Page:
If you've just purchased your child's first horse, you might not be familiar with equine colic. Unfortunately, that could pose a threat to your horse. Colic is a serious health issue that can affect any horse, regardless of age, sex, or breed. Colic can cause severe pain and if left untreated, it can lead to death. There are several different types of colic, including:
With care, you can reduce the chances of your horse developing colic. Here are four steps you can take to prevent equine colic.
Feed Quality Hay and Grass
A healthy diet is one of the most effective ways of preventing colic. When feeding your horse, it's important that you choose quality hay and grass—such as alfalfa. Alfalfa provides your horse with the roughage and nutrients your horse needs to keep its bowels moving and to prevent the formation of gas. If you're interested in learning more about alfalfa, click the link to read more.
Provide Plenty of Fresh Water
In addition to quality food, your horse also needs plenty of fresh water. The water bucket should be hung above the ground so that your horse doesn't have to struggle to drink. Hanging the water bucket above the ground will also prevent parasites found in manure from blowing into your horse's water supply. To make sure that your horse always has a fresh supply of water, you should install a drip system that will refill the bucket whenever the water level dips below a certain level.
Offer Frequent Pasture Time
Exercise helps keep your horse's digestive tract working properly. It also helps your horse expel gas before it has a chance to build up in the bowels. To prevent colic, your horse should be given plenty of pasture time, preferably at least once a day. Provide a space where your horse can run and play.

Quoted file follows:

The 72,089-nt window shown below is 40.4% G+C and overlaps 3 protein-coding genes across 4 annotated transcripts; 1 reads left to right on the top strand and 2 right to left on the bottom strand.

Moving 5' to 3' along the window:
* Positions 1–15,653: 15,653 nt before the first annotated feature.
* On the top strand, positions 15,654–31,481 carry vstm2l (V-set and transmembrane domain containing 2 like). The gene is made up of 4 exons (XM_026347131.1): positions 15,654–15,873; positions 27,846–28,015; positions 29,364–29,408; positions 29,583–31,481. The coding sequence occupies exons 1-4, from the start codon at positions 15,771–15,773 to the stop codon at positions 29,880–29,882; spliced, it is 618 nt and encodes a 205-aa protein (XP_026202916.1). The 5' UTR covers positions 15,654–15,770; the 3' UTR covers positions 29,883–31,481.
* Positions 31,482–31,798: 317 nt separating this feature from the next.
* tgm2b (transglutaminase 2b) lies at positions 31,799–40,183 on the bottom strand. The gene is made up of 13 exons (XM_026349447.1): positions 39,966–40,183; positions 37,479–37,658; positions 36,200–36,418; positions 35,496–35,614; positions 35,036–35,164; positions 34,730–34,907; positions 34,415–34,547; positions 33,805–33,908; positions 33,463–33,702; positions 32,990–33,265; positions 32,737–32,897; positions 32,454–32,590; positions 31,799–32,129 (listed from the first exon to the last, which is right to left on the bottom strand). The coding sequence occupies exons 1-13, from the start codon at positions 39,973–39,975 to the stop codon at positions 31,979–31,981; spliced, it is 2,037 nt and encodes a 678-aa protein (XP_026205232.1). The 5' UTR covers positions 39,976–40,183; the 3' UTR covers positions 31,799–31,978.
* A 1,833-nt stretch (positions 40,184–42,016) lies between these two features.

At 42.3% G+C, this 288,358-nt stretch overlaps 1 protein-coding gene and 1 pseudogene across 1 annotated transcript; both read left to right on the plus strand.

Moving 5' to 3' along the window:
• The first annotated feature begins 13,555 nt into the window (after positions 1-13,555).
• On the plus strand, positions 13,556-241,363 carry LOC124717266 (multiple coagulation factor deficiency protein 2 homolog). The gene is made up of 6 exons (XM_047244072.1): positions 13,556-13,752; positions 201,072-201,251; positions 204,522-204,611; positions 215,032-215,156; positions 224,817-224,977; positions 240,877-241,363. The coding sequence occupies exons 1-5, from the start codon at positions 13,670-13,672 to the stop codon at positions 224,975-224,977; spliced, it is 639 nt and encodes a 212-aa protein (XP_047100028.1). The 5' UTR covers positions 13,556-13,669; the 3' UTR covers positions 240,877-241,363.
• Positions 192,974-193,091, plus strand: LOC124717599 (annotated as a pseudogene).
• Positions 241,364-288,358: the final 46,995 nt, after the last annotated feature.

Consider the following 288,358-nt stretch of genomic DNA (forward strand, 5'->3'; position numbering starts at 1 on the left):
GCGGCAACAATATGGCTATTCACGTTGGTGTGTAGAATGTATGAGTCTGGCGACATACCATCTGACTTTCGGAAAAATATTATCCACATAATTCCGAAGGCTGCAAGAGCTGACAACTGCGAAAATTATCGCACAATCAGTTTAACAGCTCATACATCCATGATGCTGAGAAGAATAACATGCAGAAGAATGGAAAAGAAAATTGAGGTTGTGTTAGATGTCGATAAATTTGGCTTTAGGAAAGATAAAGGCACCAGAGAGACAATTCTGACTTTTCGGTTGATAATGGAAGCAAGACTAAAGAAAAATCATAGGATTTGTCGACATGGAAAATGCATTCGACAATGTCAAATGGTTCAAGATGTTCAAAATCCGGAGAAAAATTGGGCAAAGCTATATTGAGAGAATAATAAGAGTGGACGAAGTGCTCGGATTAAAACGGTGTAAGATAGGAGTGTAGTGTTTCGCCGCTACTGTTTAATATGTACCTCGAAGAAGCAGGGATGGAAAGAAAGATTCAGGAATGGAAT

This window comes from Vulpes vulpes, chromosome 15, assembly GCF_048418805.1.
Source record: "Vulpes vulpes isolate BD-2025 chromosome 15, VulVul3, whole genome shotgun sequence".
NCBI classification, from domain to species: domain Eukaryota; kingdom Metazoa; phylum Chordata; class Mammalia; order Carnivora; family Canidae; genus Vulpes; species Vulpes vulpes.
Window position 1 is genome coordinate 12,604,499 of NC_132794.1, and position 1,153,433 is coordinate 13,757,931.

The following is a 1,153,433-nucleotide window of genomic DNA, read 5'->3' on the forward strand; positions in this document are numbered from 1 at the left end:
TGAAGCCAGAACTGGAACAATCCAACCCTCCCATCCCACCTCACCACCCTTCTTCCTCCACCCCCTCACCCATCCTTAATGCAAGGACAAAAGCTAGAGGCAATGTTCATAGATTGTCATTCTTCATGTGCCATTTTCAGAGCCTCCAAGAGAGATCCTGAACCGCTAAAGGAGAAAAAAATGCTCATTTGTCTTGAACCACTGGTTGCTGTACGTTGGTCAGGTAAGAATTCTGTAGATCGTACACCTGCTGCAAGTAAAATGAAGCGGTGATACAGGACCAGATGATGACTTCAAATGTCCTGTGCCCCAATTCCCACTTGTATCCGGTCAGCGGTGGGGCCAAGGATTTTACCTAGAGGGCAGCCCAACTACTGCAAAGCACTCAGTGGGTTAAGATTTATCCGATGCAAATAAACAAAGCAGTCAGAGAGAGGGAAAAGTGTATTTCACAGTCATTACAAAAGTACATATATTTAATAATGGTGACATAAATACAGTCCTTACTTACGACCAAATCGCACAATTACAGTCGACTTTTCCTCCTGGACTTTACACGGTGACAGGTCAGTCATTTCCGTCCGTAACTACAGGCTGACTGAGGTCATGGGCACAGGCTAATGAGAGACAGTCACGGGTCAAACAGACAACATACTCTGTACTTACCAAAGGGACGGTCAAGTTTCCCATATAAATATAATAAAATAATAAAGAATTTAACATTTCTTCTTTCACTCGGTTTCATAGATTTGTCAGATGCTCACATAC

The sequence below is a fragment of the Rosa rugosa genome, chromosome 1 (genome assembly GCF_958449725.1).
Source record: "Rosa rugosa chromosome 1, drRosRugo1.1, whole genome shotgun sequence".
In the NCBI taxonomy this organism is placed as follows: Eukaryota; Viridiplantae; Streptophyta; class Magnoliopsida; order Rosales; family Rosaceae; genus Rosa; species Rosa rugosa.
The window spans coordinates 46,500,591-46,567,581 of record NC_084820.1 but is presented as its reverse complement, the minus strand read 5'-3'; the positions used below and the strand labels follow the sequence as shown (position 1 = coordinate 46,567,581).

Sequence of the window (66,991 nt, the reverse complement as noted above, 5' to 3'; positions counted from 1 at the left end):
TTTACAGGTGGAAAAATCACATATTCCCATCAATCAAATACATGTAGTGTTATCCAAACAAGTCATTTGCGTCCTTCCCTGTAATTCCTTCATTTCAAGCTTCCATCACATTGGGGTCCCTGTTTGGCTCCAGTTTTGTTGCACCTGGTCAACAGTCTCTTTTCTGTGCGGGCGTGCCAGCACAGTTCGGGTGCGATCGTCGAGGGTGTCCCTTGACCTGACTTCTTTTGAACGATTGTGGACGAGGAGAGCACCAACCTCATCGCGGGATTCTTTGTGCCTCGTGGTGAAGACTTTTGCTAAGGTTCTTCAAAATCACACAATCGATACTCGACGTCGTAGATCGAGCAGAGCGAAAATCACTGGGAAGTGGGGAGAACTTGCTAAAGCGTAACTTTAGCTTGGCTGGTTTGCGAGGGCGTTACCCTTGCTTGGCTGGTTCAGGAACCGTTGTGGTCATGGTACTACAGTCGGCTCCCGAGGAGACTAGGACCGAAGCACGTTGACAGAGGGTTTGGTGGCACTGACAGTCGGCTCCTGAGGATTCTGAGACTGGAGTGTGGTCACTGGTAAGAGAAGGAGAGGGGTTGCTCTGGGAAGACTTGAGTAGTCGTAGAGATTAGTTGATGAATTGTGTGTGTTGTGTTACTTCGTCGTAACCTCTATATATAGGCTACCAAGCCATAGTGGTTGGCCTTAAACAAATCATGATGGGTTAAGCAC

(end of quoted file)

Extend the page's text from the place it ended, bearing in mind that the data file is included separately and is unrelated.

Use Elevated Feed Bins
If you live in an area that experiences frequent wind storms or is particularly sandy, you need to make sure that the feed bins are elevated. When feed bins are on the ground, dirt and sand can get blown into the food, which means your horse may ingest sand when it eats. Unfortunately, sand ingestion can lead to obstructive colic. To keep sand out of your horse's food, keep the feed bin off the ground. For maximum protection, try to place the feed bin behind a wind enclosure.
Now that you have your first horse, you need to make sure you provide it with the proper care. The information provided here will help you prevent your horse from developing colic.Share
9 June 2016
When some friends had us over for dinner to enjoy a meal filled with garden fresh vegetables, we decided to plant one of our own. We started by asking our friends to show us how to level the land and prepare the soil. Next, we planted a variety of fruits and veggies that we thought we would actually eat. However, things quickly became tricky. We had to figure out how to keep each of the vegetables alive and well, which was easier said than done. This blog is all about learning how to grow a healthy garden. It was hard for us, but if you read these blogs, you might be able to learn from our mistakes.